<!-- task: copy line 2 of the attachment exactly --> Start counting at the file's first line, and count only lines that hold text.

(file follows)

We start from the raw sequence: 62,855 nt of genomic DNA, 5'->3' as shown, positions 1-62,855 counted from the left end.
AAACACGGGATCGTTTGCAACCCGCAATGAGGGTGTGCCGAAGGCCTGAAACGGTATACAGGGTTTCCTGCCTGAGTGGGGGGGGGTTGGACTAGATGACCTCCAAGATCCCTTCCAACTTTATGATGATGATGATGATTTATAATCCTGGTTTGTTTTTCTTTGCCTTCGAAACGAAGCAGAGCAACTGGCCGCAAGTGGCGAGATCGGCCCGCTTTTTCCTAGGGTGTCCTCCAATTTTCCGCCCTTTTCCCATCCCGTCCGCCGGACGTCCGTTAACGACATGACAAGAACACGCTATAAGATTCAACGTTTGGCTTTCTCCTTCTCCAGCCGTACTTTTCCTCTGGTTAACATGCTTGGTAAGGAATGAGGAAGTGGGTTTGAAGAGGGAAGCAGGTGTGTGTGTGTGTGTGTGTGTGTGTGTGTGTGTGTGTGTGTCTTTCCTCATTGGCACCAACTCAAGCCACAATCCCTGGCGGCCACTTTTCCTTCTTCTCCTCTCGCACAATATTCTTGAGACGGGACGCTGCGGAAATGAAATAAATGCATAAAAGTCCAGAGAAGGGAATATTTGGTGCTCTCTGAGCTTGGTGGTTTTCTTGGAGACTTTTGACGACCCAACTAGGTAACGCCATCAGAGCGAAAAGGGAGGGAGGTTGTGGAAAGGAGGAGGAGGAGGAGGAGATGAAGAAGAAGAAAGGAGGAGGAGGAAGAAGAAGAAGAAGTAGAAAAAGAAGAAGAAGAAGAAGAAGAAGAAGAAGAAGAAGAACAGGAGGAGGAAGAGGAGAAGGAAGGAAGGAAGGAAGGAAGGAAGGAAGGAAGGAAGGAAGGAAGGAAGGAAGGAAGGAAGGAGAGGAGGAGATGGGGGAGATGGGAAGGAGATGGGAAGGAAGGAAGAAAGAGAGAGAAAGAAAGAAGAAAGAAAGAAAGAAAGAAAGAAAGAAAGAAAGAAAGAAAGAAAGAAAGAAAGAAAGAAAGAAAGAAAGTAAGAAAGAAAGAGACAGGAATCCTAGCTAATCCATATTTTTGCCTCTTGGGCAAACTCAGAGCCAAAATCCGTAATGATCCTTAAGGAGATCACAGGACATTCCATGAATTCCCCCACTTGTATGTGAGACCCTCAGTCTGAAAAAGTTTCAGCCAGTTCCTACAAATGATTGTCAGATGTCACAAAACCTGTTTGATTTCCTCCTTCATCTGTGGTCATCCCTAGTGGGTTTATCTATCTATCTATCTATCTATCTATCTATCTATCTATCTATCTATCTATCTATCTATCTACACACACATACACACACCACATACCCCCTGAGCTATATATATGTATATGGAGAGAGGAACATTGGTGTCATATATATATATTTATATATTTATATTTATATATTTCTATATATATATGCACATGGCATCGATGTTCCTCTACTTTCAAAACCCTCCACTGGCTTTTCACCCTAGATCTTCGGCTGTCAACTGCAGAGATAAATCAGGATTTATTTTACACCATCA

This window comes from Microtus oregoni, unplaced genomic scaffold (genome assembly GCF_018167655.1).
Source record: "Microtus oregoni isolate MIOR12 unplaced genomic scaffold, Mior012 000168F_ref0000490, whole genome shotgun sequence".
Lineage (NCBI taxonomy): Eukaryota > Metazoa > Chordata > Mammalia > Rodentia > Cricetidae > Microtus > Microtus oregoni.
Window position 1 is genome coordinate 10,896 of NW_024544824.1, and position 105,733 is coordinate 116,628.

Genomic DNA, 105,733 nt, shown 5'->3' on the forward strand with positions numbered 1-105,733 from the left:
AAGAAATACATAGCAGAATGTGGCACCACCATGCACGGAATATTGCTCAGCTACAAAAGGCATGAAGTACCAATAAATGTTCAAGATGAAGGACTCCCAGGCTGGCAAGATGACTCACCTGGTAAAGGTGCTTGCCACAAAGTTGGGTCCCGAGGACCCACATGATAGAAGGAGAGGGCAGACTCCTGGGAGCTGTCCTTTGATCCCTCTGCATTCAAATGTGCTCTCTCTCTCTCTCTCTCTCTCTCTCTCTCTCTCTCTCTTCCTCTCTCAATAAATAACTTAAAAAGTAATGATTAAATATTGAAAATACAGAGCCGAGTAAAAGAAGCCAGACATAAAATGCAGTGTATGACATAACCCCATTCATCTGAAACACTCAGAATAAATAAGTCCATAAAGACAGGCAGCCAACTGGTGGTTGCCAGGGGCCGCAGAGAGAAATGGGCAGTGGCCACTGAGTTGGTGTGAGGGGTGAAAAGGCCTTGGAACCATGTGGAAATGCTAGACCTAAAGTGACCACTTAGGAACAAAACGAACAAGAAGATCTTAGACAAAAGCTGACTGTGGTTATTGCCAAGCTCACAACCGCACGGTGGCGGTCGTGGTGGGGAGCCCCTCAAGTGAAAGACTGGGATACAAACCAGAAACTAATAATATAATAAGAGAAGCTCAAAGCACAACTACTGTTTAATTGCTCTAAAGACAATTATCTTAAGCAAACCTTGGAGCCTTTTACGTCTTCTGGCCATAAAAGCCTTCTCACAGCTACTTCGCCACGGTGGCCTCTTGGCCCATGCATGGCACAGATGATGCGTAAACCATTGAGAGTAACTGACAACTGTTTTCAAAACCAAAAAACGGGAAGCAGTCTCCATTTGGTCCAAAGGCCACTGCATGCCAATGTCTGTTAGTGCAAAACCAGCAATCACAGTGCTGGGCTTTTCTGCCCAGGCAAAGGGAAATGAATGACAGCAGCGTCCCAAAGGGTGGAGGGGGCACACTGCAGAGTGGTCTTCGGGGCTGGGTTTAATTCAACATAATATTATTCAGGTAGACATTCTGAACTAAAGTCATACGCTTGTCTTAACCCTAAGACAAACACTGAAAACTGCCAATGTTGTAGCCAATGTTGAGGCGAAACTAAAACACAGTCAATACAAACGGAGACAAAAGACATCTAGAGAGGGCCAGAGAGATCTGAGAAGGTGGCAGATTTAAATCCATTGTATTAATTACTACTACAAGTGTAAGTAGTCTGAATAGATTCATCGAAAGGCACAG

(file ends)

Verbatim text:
AAACACGGGATCGTTTGCAACCCGCAATGAGGGTGTGCCGAAGGCCTGAAACGGTATACAGGGTTTCCTGCCTGAGTGGGGGGGGGTTGGACTAGATGACCTCCAAGATCCCTTCCAACTTTATGATGATGATGATGATTTATAATCCTGGTTTGTTTTTCTTTGCCTTCGAAACGAAGCAGAGCAACTGGCCGCAAGTGGCGAGATCGGCCCGCTTTTTCCTAGGGTGTCCTCCAATTTTCCGCCCTTTTCCCATCCCGTCCGCCGGACGTCCGTTAACGACATGACAAGAACACGCTATAAGATTCAACGTTTGGCTTTCTCCTTCTCCAGCCGTACTTTTCCTCTGGTTAACATGCTTGGTAAGGAATGAGGAAGTGGGTTTGAAGAGGGAAGCAGGTGTGTGTGTGTGTGTGTGTGTGTGTGTGTGTGTGTGTGTGTCTTTCCTCATTGGCACCAACTCAAGCCACAATCCCTGGCGGCCACTTTTCCTTCTTCTCCTCTCGCACAATATTCTTGAGACGGGACGCTGCGGAAATGAAATAAATGCATAAAAGTCCAGAGAAGGGAATATTTGGTGCTCTCTGAGCTTGGTGGTTTTCTTGGAGACTTTTGACGACCCAACTAGGTAACGCCATCAGAGCGAAAAGGGAGGGAGGTTGTGGAAAGGAGGAGGAGGAGGAGGAGATGAAGAAGAAGAAAGGAGGAGGAGGAAGAAGAAGAAGAAGTAGAAAAAGAAGAAGAAGAAGAAGAAGAAGAAGAAGAAGAAGAACAGGAGGAGGAAGAGGAGAAGGAAGGAAGGAAGGAAGGAAGGAAGGAAGGAAGGAAGGAAGGAAGGAAGGAAGGAAGGAAGGAGAGGAGGAGATGGGGGAGATGGGAAGGAGATGGGAAGGAAGGAAGAAAGAGAGAGAAAGAAAGAAGAAAGAAAGAAAGAAAGAAAGAAAGAAAGAAAGAAAGAAAGAAAGAAAGAAAGAAAGAAAGAAAGAAAGTAAGAAAGAAAGAGACAGGAATCCTAGCTAATCCATATTTTTGCCTCTTGGGCAAACTCAGAGCCAAAATCCGTAATGATCCTTAAGGAGATCACAGGACATTCCATGAATTCCCCCACTTGTATGTGAGACCCTCAGTCTGAAAAAGTTTCAGCCAGTTCCTACAAATGATTGTCAGATGTCACAAAACCTGTTTGATTTCCTCCTTCATCTGTGGTCATCCCTAGTGGGTTTATCTATCTATCTATCTATCTATCTATCTATCTATCTATCTATCTATCTATCTATCTATCTACACACACATACACACACCACATACCCCCTGAGCTATATATATGTATATGGAGAGAGGAACATTGGTGTCATATATATATATTTATATATTTATATTTATATATTTCTATATATATATGCACATGGCATCGATGTTCCTCTACTTTCAAAACCCTCCACTGGCTTTTCACCCTAGATCTTCGGCTGTCAACTGCAGAGATAAATCAGGATTTATTTTACACCATCA